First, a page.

A second roundtable concentrating on economic opportunities in the Azerbaijani non-oil sector followed. The Azerbaijani government is currently seeking to diversify the economy away from over-reliance on hydrocarbons and is seeking collaboration with French businesses. This presentation before over 30 local industry kingpins gave an invaluable overview of the economic fabric of the country; its business climate; investment opportunities; and presentations covering a range of sectors, including viticulture; agribusiness; tourism; and pharmaceutical manufacture.
Mrs Gourdin began by outlining the strengths of the Azerbaijani economy, but also the challenges that it currently faces in seeking to achieve diversification. She explained that the country is open to French investment, joint ventures and the application of French industrial specialist knowledge, and that such developments as the Baku International Seaport and the launch of Special Economic Zones (SEZs) are aimed at kickstarting the non-oil economy.
Lawyer James Hogan, Partner at Dentons, which supported the event, gave an insight into the judicial and business environment in Azerbaijan, including its political stability, the emergent middle-class, the respect for the inviolability of contracts and the genuine will to diversify the economy. He explained some of the agreements that have been ratified by France and Azerbaijan, aimed at eliminating double-taxation and fiscal fraud, and the legislation that has been passed to attract and protect the interests of foreign investors. The tax and customs dispensations and simplifications of SEZs were also outlined, as was the concept of the ‘single window’ for business registration that facilitates completion in less than five working days.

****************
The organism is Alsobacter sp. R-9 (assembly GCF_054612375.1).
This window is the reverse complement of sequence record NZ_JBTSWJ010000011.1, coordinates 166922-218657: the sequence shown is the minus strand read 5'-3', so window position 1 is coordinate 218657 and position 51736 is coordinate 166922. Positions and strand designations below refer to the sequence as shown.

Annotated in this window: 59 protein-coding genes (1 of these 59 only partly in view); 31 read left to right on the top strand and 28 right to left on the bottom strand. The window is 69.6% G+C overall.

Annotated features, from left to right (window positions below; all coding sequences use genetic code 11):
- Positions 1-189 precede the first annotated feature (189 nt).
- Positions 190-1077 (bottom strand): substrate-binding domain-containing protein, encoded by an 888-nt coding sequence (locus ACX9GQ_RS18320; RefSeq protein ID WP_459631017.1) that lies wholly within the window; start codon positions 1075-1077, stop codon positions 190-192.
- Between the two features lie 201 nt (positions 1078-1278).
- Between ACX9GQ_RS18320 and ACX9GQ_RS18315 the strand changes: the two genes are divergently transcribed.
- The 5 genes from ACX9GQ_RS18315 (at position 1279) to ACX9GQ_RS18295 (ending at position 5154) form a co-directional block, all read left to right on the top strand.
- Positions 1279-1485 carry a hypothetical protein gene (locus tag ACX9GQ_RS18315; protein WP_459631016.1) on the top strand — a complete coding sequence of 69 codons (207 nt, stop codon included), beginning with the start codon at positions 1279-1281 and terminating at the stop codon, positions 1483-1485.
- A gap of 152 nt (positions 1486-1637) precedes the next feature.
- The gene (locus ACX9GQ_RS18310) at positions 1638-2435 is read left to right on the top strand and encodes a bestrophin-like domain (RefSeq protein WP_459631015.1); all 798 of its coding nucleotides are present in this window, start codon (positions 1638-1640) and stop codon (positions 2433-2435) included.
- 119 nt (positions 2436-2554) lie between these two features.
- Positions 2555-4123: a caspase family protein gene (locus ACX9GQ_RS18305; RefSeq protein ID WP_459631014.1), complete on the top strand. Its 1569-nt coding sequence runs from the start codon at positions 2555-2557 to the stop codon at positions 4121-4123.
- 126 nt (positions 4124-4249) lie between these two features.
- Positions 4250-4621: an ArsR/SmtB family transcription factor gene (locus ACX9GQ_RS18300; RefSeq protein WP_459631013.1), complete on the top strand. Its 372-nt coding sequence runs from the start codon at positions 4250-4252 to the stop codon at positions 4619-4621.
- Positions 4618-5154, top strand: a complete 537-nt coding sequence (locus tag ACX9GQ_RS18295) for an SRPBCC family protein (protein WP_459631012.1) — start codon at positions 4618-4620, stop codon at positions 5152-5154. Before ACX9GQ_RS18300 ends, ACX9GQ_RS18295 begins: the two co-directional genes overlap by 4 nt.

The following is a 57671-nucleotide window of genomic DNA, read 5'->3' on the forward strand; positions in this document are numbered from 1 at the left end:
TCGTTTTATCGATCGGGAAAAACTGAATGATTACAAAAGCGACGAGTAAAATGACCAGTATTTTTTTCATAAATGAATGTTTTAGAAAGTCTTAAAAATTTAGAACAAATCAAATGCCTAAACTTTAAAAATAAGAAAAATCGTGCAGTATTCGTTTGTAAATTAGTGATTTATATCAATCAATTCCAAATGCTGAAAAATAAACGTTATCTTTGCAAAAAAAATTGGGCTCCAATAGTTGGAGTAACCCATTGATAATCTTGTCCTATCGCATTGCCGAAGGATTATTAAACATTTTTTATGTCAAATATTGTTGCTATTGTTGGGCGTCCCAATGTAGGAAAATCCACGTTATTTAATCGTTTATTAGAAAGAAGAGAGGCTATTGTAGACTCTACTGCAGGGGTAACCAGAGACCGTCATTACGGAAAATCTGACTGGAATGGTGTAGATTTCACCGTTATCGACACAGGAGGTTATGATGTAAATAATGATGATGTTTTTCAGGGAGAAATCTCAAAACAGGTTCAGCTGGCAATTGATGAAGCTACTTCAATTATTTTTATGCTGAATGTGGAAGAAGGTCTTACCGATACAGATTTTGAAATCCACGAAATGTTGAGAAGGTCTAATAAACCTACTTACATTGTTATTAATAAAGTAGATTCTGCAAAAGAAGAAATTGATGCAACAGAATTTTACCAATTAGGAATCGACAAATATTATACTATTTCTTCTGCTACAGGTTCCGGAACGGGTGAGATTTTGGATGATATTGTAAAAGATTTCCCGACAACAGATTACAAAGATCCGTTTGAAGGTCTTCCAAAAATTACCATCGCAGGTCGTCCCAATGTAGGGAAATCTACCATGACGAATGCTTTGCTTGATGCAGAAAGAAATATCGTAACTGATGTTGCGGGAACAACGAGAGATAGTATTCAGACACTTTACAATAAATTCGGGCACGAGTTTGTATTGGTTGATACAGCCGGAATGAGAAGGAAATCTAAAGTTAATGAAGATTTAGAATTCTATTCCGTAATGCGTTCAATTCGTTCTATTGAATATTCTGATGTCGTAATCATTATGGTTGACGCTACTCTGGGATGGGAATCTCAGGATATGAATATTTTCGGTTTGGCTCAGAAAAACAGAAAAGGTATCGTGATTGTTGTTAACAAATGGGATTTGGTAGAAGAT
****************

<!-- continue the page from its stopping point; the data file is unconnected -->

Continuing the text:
Sarkhan Alakbarov, Representative of the Confederation of Entrepreneurs of the Azerbaijani Republic (ASK), who was recently nominated as official representative of ASK in France, explained how ASK provides a platform for Azerbaijani entrepreneurs to enter the French market and vice-versa, providing legal counsel and match-making opportunities.
Finally, Claude Humbert, Director of Industry, Innovation, International Relations and Durable Development, CCI International Champagne-Ardenne, outlined the industries of the region, many of which mirror those currently being developed in Azerbaijan, indicating where there is scope for future collaboration, especially in the agricultural sector, the region being the primary producer of cereals in France.
The evening culminated with a jazz concert by the Elchin Shirinov Trio as part of the annual Sunnyside Jazz Festival before around 120 ecstatic fans. Pianist Shirinov combines elements of post-bop jazz, blues and funk with the modes, melodies and microtones of Azerbaijani mugham and classical music. Throughout, Shirinov’s pianistic pyrotechnics entranced the jazz cognoscenti, particularly in his variations around the Waltz from Gara Garayev’s ballet The Seven Beauties – one of the most best-known Azerbaijani classical pieces; Sari Gelin and Durna, two of the most popular Azerbaijani folksongs; and his reflective self-penned compositions Waiting, Missing and Muse, many of which featured the sound of the Melodica, a wind-operated keyboard, which he balanced on top of the grand piano.
The evening saw him team up with electric bassist Linley Marthe, who previously played with fusion pioneer and Weather Report group founder Joe Zawinul; and American drummer Eric Harland, who has played with the free jazz figurehead Charles Lloyd. The Elchin Shirinov Trio will play again on 27 May in Paris, as part of the renowned Festival Jazz à Saint-Germain-des-Prés Paris, with the support of TEAS.